Another couple of busy days, with a lot of time spent trying to reunite 3 tawny owl chicks with their mum. The chicks were found by a dog walker, beside a building at an outdoor activity centre. They were on the ground, alone, and very obvious with their pale grey down. After collecting the chicks we went to see the site where they had been found. There were no pellets and no droppings. There were open windows in the building, and also a chimney vent that looked an inviting place for a tawny owl. There was no-one at the centre, but we did see a tawny owl, fly from where the chicks had been.
This morning we contacted the centre, made up a nest box, and hoped to put this in a nearby tree. Of course we would have to check that the owl returned to her chicks. On this visit we met centre staff, who assured us that the owl had nested on the ground, next to the building. While incubating she was well camouflaged, but now that the chciks were older, and she was spending less time with them, they were vulnerable to predators. Also the centre is used by groups of children at the weekends, and disturbance seemed inevitable.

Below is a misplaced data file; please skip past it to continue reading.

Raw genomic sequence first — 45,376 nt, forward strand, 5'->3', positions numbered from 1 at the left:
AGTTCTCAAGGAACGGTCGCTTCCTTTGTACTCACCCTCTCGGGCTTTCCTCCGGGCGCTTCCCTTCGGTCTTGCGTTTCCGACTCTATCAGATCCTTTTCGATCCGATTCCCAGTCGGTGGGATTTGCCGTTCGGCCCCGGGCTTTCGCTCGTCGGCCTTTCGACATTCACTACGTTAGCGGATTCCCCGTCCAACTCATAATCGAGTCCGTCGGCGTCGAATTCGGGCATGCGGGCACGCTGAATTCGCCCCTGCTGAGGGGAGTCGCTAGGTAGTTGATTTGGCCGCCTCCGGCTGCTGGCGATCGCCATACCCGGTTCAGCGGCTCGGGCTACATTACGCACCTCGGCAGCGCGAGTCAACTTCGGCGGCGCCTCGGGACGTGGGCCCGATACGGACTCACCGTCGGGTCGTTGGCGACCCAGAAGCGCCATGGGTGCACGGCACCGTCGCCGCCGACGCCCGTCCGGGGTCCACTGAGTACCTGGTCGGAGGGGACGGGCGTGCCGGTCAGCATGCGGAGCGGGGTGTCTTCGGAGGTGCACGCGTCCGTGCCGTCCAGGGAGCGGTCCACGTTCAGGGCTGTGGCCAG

Reluctantly we brought the chicks back to Hessilhead. We know we can rear then here, and return them to the wild. Sadly the tawny has lost her family, but will hopefully find a better safer nest site next time.
We have another tawny chick that was found at the roadside near Lochwinnoch. This chick is too young to be out of the nest, and is underweight. Cat victims have joined our youngsters feeding round, there is a juvenile house sparrow, song thrush and more blackbirds. Three baby rabbits are being hand reared. Rabbits are tricky youngsters, often developing problems at weaning age. These youngsters are eating lots of vegetation now, that is a good sign.